I found Eve's Herbs the more compelling of Riddle's two books. While it was not without its weaknesses, it answered a question that had long troubled me: I had often wondered why Holy Scripture appeared to say so little about the grave evils of abortion and contraception. As a pro-life Christian, it troubled me that the Bible never mentioned the words "abortion" or "contraception." Eve's Herbs provided me with a startling realization: in ancient and medieval times, contraception and abortion were often considered a form of sorcery and witchcraft, rather than a form of medicine.
Thus, Holy Scripture may never use the words abortion and contraception; however, the Bible is not silent on the issue. It simply condemns these practices under a different name. For example, Riddle notes the following while discussing the medieval witch: "The magic associated with women was often connected to their use of herbs." He then cites a number of modern studies corroborating the effectiveness of the anti-fertility herbs used by witches and midwives during the Middle Ages. "In other words, the deeds described in the 15th century as the sevenfold traits of witchcraft are all creditable, according to modern medicine," Riddle states. "Midwives and witches, whether one and the same, knew the drugs to take to reduce fertility."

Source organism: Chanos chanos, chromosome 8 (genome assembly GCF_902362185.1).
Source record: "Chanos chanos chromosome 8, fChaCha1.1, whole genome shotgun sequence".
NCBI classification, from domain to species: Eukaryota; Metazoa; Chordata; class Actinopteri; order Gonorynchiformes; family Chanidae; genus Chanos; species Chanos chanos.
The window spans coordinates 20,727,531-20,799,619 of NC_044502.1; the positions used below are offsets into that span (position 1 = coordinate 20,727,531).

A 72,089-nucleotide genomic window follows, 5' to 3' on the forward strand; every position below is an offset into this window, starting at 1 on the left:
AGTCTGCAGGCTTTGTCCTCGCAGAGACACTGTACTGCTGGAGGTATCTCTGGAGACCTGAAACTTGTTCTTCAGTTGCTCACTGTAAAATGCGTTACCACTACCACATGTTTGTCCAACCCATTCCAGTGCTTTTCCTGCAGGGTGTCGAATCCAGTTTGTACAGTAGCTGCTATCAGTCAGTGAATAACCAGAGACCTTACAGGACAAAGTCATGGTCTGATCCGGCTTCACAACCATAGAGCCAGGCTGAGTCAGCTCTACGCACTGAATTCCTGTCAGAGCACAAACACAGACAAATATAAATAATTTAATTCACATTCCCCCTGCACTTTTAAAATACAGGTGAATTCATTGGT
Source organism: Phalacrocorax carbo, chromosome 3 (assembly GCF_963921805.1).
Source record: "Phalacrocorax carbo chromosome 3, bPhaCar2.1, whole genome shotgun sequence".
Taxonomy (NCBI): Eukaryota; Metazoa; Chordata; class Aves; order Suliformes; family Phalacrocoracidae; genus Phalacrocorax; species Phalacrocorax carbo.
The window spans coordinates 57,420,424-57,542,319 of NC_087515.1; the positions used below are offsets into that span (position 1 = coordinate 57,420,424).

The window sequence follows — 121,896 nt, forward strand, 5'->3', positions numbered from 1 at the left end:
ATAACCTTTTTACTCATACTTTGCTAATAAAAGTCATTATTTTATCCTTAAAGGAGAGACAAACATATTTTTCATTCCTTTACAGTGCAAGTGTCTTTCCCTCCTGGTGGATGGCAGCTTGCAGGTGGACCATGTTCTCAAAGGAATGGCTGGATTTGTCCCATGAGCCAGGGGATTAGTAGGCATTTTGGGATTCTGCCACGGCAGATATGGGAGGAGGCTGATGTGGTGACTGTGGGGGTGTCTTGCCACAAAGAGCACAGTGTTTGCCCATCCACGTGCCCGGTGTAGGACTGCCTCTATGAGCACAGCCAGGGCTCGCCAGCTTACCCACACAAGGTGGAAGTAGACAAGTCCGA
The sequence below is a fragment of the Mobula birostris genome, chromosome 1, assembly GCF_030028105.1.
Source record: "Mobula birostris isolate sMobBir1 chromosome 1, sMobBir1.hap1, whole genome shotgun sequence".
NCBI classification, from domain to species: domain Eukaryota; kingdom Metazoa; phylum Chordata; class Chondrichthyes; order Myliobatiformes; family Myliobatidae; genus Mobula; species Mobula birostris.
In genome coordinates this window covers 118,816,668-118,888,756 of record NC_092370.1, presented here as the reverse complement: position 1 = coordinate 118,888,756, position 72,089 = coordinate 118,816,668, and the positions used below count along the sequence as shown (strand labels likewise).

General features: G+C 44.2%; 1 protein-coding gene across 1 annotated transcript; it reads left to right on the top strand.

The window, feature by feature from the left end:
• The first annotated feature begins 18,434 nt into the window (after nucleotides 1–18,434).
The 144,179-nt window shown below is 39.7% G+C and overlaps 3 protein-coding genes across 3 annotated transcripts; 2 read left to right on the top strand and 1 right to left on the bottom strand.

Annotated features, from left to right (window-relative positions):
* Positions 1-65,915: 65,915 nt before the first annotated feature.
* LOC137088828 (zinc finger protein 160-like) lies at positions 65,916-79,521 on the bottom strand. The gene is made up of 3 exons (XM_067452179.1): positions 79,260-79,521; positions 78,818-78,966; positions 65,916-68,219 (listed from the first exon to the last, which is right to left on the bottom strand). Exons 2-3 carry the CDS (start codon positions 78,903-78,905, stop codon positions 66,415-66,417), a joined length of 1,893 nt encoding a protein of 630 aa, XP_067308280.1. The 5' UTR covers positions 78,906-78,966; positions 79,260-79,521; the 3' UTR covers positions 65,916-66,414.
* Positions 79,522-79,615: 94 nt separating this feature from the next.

The author quotes modern historian Richard Trexler: "Infanticide was far and away the most common social crime imputed to the aged witches of Europe by the demonologists." While sometimes prone to accepting the allegations of anti-Catholic historians, Riddle disputes one of their more common claims; namely, that midwives were often singled out for accusations of witchcraft because they were women of prominence and influence. "More likely," he writes, "the primary reason witches were persecuted was the same as that for which a woman in Hamburg was burnt to death in 1477: 'because she had instructed young females how to use abortion medicines.'" He had already noted that "Sexual offences were, by far, the leading offences of which witches were accused in three Essex villages between 1560 and 1599."
Eve's Herbs is an excellent expose of the wide availability of contraception and abortion in the ancient and medieval times. It also does a fairly good job, from a secular and scholarly perspective, of showing the historical link between contraception, abortion and witchcraft.
Couples who are capable of having children have a moral obligation to have children.
NFP is intended to provide a respite if necessary in a larger context of having children.
For example, my friend who was advised by her doctor after a couple of miscarriages to take an 18-24 month break between pregnancies in order to reduce the chance of further miscarriages.
That is an appropriate context.